The As-nlp-22 specific riboprobe was created using primers nlp22-3RACE2 and nlp22-5RACE for PCR as described above. Products were cloned and sequenced to confirm the fidelity of the sequence and to determine the orientation of the insert in the vector. The target sequences of the riboprobe are shown in Figure 3b. The constructs were linearized using restriction enzymes NotI and SpeI (New England Biolabs, Beverly, MA, USA). Linearized plasmids were used as a template to synthesize an antisense (experimental) and a sense (negative control) digoxigenin-labeled riboprobe (Maxiscript SP6/T7 kit; Ambion, Austin, TX, USA; digoxigenin-11-dUTP; Roche Applied Science, Indianapolis, IN, USA) as previously described [54]. To remove unincorporated nucleotides, the reactions were run through NucAway Spin Columns (Ambion). Probe integrity and concentration were determined by gel electrophoresis with Sybr Gold staining (Molecular Probes, Eugene, OR, USA) and nylon membrane dot blots (Roche Applied Science protocol).

Localization of As-nlp-22 by In Situ Hybridization

A. suum whole mount preparations were prepared by injecting large female worms with 0.1–0.3 mL of 2 mg/mL collagenase in autoclaved Ascaris saline and incubating in a beaker of PBS at 37°C for 1.5–2 h. The anterior 6 cm of the worm was taken and rinsed in autoclaved 100 mM phosphate buffer (pH 7.4) and the heads were transferred to a Sylgard-coated dissecting dish. The heads were cut longitudinally between the dorsal nerve cord and the right lateral line, the lips were removed, and the heads were pinned flat. Any remaining muscle cells were gently removed with forceps. The preparations were rinsed several times in 100 mM phosphate buffer and fixed in 1% paraformaldehyde in 100 mM phosphate buffer (pH 7.4) on a rocking table at 4°C overnight.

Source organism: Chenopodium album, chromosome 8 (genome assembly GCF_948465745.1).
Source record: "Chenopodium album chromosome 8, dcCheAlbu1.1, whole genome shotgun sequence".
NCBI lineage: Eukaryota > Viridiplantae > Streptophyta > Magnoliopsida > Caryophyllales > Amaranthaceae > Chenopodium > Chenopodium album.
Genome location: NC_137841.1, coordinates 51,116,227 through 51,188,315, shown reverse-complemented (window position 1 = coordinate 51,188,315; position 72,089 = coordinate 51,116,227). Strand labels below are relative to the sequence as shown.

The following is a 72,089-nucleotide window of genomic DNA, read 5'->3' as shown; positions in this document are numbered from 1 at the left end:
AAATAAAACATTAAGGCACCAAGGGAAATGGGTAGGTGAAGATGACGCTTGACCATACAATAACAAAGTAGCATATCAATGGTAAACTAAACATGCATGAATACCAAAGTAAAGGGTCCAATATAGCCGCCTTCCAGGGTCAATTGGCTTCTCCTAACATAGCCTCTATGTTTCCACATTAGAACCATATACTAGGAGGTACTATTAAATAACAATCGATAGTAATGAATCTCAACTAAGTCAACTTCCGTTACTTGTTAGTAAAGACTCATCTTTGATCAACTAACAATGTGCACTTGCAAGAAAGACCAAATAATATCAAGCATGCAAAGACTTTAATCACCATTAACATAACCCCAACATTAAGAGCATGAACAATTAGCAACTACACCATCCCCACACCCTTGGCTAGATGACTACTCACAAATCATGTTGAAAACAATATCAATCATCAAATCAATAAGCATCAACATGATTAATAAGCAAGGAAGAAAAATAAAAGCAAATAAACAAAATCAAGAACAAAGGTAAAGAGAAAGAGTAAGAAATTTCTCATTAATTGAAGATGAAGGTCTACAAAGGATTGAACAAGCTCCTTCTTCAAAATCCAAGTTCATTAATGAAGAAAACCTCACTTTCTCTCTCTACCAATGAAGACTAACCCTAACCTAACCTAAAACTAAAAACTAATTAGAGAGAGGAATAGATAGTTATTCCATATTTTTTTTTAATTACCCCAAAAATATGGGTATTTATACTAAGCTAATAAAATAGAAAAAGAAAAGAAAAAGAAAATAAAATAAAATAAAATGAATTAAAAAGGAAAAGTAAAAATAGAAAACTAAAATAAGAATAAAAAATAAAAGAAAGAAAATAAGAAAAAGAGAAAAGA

After fixation, the head preparations were processed as previously described [54], with the following modifications: incubation in proteinase K solution was increased to 30 min at 37°C, and staining was allowed to occur for up to 16 h in the dark, or until staining of the cells was evident and background staining began to occur. The staining reaction was stopped with Milli-Q water, and the heads were rinsed with Milli-Q water (2 × 10 min). The preparations were mounted in Clear-Mount (Electron Microscopy Sciences, Hatfield, PA, USA) and allowed to dry. Microphotographs were taken with a Zeiss AxioCam MRc camera on a Zeiss Universal microscope.